Let me give you an example to illustrate why I think the current industry definition of "cultivar" is a poor concept.
By definition, any plant whose morphology fits the description of the cultivar can be distributed under that name. Imagine if you discovered that (and this is a purely manufactured example, so don't panic) you purchased a plant of S. 'Leah Wilkerson' only to find that there were seven genetically distinct plants in commerce being distributed as 'Leah Wilkerson'! Now imagine how you'd feel if you discovered this after having acquired it for hybridizing purposes, and you also discover only one of those clones has worthwhile breeding abilities, and the others are only mediocre breeders. What if you'd had the plant for years and already used it in hybridizing and were frustrated by the fact that other people you knew were making amazing treasures from their plant while all you got was junk! Well guess what? You didn't get the same plant they got!! As long as the plants look right for the cultivar description, they don't even have to have the same pedigree!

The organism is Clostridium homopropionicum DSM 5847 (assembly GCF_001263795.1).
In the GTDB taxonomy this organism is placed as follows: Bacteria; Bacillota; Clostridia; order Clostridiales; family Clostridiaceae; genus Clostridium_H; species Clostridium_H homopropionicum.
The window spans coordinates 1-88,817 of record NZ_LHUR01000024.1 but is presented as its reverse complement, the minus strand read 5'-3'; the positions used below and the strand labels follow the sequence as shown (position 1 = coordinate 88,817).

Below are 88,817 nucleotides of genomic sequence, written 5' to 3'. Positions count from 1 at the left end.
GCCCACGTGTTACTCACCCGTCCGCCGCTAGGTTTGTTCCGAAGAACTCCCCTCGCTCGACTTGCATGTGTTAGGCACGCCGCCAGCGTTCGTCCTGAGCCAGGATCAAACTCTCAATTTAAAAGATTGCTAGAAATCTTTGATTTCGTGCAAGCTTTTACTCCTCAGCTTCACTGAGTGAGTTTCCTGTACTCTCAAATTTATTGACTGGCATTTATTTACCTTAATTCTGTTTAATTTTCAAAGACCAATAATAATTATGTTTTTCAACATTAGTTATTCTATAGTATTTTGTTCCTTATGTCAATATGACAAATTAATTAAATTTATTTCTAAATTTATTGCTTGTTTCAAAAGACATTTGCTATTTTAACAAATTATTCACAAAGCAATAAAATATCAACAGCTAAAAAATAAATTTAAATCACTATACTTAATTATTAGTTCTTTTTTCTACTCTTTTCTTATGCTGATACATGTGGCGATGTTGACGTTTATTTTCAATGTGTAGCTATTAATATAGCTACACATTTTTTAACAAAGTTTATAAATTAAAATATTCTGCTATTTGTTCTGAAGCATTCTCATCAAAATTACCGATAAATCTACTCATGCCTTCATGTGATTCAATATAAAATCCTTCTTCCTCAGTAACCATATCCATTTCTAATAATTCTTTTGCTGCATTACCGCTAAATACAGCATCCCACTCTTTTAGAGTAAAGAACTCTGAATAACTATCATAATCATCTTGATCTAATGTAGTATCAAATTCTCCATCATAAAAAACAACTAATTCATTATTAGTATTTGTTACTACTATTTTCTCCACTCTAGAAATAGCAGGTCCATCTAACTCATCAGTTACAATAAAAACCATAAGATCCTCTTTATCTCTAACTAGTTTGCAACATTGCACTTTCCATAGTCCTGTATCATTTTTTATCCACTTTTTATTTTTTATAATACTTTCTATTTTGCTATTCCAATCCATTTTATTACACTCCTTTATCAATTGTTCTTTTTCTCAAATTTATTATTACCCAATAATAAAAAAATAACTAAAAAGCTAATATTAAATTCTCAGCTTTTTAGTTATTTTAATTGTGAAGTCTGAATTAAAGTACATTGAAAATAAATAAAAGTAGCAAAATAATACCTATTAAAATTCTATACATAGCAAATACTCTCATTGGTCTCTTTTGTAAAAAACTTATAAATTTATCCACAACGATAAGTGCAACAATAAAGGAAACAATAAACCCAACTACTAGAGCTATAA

As I say, this is a fictional account - I think it's safe to assume there is only one individual being distributed under the 'Leah Wilkerson' clonal designation - but this is a scenario that has actually played out in ornamental horticulture, with other genera. Allowing multiple clones to meet the requirements for the term "cultivar" is a terrible idea for the consumer. But it wasn't meant to benefit you, it was designed to benefit the industry that propagates and distributes the plants.